International Programs

Study Abroad

Students with Disabilities

Getting Started

If you have a disability, you are advised to consult with a Study Abroad Advisor and Towson University’s Disability Support Services office at least one year in advance of the date you wish to study abroad. Disclosure of a disability well in advance enables the Study Abroad Office to assist you in finding a program that accommodates your needs and interests. Even if you don’t think that you will need accommodations, it is wise to disclose your disability. Conveniences in the United States may not be available in other countries and many disability services that are provided at U.S. universities may not be overseas. Disclosing your disability allows Study Abroad and Disability Support Services staff members to help you identify a program that is right for you and prepare and plan accordingly for your time abroad.

Students registered with Disability Support Services who are eligible for accommodation at Towson University are also eligible for overseas accommodation when it can be arranged. Students not registered with Disability Support Services who are interested in requesting accommodations abroad must submit documentation supporting their request and register with Disability Support Services.

Accessibility Overseas

Attitudes toward disability and levels of accessibility vary from country to country. The United States is a leader in providing equal access for persons with disabilities. Many other countries and international universities are becoming more aware of the needs of the disability community but may not have the same level of access available. Meeting with your study abroad advisor and disclosing your disability is the first step to receiving assistance for your accommodation needs abroad.

Some examples of accommodations that may not be available or may be different include:

  • Cities with cobblestone streets and pavements that are not wheelchair accessible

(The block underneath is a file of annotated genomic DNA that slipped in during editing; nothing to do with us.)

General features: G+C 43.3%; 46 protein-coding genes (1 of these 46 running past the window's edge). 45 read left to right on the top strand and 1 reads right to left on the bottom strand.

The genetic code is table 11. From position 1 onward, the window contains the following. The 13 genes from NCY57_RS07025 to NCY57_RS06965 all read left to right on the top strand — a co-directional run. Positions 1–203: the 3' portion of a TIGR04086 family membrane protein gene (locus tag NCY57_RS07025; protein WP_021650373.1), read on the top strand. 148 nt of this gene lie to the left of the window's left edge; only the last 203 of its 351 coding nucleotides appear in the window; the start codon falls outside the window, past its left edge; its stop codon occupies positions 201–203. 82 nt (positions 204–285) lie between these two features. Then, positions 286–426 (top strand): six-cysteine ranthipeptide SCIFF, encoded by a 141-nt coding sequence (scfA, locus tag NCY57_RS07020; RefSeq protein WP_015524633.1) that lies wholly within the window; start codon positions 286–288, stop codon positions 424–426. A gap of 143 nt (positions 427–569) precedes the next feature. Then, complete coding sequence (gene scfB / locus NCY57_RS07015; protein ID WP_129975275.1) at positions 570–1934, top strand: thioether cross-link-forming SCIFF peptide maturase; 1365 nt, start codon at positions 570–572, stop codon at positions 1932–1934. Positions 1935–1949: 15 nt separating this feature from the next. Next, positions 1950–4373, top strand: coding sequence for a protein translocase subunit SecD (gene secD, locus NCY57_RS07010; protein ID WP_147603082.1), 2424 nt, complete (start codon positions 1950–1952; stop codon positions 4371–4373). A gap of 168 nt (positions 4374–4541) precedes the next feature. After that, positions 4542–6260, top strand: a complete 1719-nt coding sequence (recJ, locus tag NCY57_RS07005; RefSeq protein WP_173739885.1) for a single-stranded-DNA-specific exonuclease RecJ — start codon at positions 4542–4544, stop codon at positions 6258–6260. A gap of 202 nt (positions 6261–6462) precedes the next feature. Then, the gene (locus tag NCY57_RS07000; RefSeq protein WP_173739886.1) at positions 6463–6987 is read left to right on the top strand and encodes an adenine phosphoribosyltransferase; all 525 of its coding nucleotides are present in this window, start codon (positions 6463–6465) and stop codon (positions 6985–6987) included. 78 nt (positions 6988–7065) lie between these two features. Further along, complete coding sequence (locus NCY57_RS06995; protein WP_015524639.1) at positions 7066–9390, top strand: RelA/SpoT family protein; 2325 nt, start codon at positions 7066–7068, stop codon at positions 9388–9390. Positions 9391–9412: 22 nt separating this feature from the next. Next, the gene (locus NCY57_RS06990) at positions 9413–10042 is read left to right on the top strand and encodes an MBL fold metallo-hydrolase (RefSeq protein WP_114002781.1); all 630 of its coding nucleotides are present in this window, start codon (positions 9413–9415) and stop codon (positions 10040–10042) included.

• Older buildings that may not have wheelchair accessible entrances or elevators
  • Additional testing time may not be available overseas, but in some countries, the time given to students to complete exams may be longer than what you typically find in the U.S.

Keep in mind that while overseas, you may need accommodations or assistance abroad that you may not typically need in the United States. Research the types of accommodation typically available in your host country and institution and plan accordingly in order to minimize barriers and enhance participation and enjoyment while abroad. Be prepared to be flexible and open to different ways of accommodating your disability.

Be Prepared and Flexible

An important part of your study abroad experience will include learning how the host country defines and responds to the needs of persons with disabilities according to their culture. Before you go, find out as much as you can about your host culture and how they view disability. The more you know the better prepared you will be for the interaction between your disability and the new environment. Think about how you will answer questions about your disability in the language of your host country- look up key vocabulary words ahead of time.



Study Abroad Office
Rm. #408, Psychology Building
Monday - Friday, 8:30 a.m. - 5 p.m.

Phone: 410-704-2451

Fax: 410-704-4703



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